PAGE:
Things traders need to watch out for so bots don’t steal Ethereum when participating in the airdrop.
Trading bots have been struggling to push WTF token trades following Fees.wtf’s early airdrop on Friday. Some bots have made thousands of USD in profits and many traders have fallen into the trap.
Fees.wtf Airdrop attack bot
The Fees.wtf airdrop helped many people see the wild world of bots on Ethereum.
fee.wtf, a website that allows Ethereum users to check how much gas they’ve spent on transactions, began issuing tokens early Friday. Ethereum users were assigned WTF tokens based on how much gas they spent on transactions and how many failed transactions they suffered.
The airdrop follows a series of similar Ethereum distributions over the past few weeks. On Christmas Eve, OpenDAO performed a drop of its SOS tokens to OpenSea NFT traders. After that, Gas DAO and LooksRare quickly launched their tokens. While the developers of the previous airdrop ensured their pools had sufficient liquidity to facilitate transactions, it appears that Fees.wtf did not.
Follow Data by Etherscan, the initial total liquidity provided to the WTF/WETH pool on Uniswap was only 2,211 WTF and 0.000001 WETH. Once the pool was set up, trading bots stepped in, draining the liquidity and sending the WTF price skyrocketing. Subsequent bots attempted to drain liquidity, which eventually resulted in the trader paying large amounts of Ethereum, but only receiving less and less WTF in return.
Chart showing the highest price a user paid for WTF | paid Source: Substream
While some of these trades were sandwich attacks (a form of front run) by advanced MEV bots, some also appear to have been caused by traders trapped by excessive slippage and excessive bots that were slow at extracting liquidity. Users unfamiliar with Uniswap’s advanced features submitted trades with 95-99% slippage, meaning they received only a fraction of what they expected due to the liquidity of the trading pool.
A bot extracted 58 ETH from a liquidity pool by buying all the remaining WTFs of the pool in the first transaction and then reselling them for almost 6x the price bought. The bot was able to do this by paying around $2,854 in gas fees to ensure its transactions were processed before anyone else.
Another bot spent 850 ETH to buy 97 WTF with token price locked above $28,600. However, like the bot before it, this transaction was part of a complex MEV strategy that ultimately gave the bot a net profit of 0.08 ETH after deducting gas fees.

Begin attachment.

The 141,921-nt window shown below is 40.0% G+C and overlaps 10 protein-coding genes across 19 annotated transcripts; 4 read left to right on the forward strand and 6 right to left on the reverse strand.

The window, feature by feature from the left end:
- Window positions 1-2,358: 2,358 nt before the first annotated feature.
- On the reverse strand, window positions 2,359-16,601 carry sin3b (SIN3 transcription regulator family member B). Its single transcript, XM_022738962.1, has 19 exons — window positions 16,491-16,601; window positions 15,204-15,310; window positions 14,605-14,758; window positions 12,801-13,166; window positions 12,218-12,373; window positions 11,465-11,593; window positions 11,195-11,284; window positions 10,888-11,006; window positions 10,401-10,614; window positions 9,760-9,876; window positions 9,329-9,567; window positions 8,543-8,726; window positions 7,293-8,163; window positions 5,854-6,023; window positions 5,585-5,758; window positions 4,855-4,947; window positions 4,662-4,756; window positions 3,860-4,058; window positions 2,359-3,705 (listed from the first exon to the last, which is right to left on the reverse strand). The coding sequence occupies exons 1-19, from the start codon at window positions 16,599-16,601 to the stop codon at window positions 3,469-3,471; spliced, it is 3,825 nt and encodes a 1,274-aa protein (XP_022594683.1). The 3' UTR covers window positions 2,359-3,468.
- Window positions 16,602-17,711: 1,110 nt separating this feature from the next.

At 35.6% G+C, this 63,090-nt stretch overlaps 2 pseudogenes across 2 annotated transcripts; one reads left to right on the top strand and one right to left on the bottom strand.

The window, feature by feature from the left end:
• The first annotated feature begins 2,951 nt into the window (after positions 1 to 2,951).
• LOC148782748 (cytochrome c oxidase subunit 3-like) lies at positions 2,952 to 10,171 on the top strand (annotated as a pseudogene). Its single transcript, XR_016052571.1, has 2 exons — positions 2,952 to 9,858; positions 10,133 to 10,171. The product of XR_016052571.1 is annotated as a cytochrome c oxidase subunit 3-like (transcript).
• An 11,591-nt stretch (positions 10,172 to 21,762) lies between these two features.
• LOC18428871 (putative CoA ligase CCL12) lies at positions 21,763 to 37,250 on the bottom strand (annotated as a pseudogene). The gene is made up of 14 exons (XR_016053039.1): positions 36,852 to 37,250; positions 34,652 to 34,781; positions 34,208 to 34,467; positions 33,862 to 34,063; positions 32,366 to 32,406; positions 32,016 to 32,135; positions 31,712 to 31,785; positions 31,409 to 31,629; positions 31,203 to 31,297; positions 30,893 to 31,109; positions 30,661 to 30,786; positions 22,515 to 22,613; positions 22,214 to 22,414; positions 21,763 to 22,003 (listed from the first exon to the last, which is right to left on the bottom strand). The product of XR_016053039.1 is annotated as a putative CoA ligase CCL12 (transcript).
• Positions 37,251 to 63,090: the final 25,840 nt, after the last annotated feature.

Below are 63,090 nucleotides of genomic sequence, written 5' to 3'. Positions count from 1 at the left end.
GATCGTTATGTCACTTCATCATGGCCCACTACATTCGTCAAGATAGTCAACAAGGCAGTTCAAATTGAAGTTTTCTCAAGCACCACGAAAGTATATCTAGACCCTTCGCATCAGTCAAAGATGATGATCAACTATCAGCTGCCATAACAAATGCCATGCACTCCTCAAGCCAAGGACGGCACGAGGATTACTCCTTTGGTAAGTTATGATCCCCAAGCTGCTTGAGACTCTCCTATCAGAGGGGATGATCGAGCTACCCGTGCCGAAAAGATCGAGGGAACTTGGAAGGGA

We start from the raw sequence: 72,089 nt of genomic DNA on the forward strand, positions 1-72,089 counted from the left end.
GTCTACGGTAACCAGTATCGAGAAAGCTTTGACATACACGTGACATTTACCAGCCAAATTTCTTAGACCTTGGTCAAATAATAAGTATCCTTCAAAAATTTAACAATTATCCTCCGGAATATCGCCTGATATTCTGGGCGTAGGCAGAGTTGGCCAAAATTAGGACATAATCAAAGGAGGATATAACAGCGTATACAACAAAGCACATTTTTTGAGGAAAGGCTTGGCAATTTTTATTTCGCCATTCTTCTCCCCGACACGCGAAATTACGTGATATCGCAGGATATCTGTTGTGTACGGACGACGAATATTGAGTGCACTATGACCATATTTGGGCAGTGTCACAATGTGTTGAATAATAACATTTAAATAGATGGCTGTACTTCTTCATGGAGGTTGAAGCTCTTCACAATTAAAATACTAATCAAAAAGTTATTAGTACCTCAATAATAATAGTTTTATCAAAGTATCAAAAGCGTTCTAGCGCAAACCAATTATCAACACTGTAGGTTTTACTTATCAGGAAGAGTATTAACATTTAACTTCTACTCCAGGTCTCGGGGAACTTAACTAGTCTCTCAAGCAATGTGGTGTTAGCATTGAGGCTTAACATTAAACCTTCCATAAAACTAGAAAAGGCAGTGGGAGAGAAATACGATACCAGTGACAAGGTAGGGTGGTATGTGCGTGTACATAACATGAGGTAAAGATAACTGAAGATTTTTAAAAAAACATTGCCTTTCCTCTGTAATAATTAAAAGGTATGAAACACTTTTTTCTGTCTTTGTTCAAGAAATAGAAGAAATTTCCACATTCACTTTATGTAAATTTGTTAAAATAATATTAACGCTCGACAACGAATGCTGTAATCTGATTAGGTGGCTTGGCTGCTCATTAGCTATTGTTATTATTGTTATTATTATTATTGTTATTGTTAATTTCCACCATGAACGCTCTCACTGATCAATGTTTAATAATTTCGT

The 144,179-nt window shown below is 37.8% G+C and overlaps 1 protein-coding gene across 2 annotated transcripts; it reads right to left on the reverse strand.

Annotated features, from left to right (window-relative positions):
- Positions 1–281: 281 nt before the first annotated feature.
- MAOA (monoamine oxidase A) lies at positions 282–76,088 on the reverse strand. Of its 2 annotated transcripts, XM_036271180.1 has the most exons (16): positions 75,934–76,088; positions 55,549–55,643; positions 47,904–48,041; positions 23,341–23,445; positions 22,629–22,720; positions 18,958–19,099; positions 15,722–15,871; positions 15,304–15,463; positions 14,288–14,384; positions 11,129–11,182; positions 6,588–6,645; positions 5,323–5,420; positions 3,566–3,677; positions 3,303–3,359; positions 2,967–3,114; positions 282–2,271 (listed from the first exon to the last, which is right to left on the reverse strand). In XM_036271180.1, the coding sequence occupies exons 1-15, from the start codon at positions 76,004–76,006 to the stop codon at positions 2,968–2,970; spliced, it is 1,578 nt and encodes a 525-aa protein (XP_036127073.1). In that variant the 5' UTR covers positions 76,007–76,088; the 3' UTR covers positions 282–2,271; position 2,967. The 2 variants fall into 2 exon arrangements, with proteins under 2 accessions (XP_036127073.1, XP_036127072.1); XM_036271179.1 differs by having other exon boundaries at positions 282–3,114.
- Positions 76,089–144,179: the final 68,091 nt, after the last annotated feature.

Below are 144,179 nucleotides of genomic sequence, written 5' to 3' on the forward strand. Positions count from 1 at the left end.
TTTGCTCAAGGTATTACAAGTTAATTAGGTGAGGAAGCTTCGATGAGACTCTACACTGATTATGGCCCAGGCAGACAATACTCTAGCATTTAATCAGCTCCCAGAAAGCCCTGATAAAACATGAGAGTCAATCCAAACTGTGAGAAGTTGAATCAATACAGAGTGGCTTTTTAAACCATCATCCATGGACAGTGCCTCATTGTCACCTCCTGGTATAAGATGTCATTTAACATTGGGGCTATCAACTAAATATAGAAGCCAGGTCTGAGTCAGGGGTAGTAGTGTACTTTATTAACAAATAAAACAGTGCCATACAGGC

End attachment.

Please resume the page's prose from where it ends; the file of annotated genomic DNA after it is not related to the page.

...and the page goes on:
While the trading bots were fighting each other in the low-liquid WTF/WETH pool, it is highly likely that other individual traders were caught up in the chaos. On-chain data shows that many user transactions try to pay off with a large amount of WTF airdrops, but only receive a very small amount of Ethereum.
Exchange 12,855 WTF for about 0.00001 WETH with a gas fee of $450| Source: Etherscan
Due to the serious liquidity problems caused by the trading bot, many users criticized Fees.wtf on Twitter. In response, the project’s developers posted an assessment of the situation on Discord, assuring the server’s 73,000 members that the smart contracts were not being tapped and liquidity issues were associated with it. However, many members criticized the decision to provide a WTF/WETH pool with such low liquidity, making it extremely easy for bots to manipulate this pool.
During the airdrop, the Fees.wtf development team announced that there will be a fee of 0.01 ETH in addition to the gas fee to claim the WTF airdrop. Users can generate a referral code on the fee.wtf website and get half the fee if other users use their code. The developers explained on Discord that they are implementing the fee to “keep promoting wtf” and thus “not having to allocate too many tokens to the development team”.
Fees.wtf also withdrew 150 Ethereum to Binance last week after accepting donations to the project. Interestingly, if 150 Ethereum is added to the pool before launch, bots will have a harder time exploiting the low liquidity. Fees.wtf has not yet commented on this.
Many critics have criticized Fees.wtf’s handling of the airdrop. Twitter users have level_crypto designation WTF is “Ponzi”. The fee.wtf server on Discord also received many complaints, with many members claiming they were “banned” from the group after questioning the payouts to Binance.
It should also be noted that the airdrop was intended to provide a temporary refund of gas fees that users had previously paid to use Ethereum, but it was this drop that caused gas fees to spike to absurd levels, resulting in a burned large amount of led gas Ethereum worth more than 7.6 million dollars.
WTF is currently trading at $0.122. According to Fees.wtf, the average number of tokens awarded is around 275 WTF. At current prices, the gas fees for claiming 275 tokens would far exceed their market value.
WTF Price Chart | Source: Coinmarketcap
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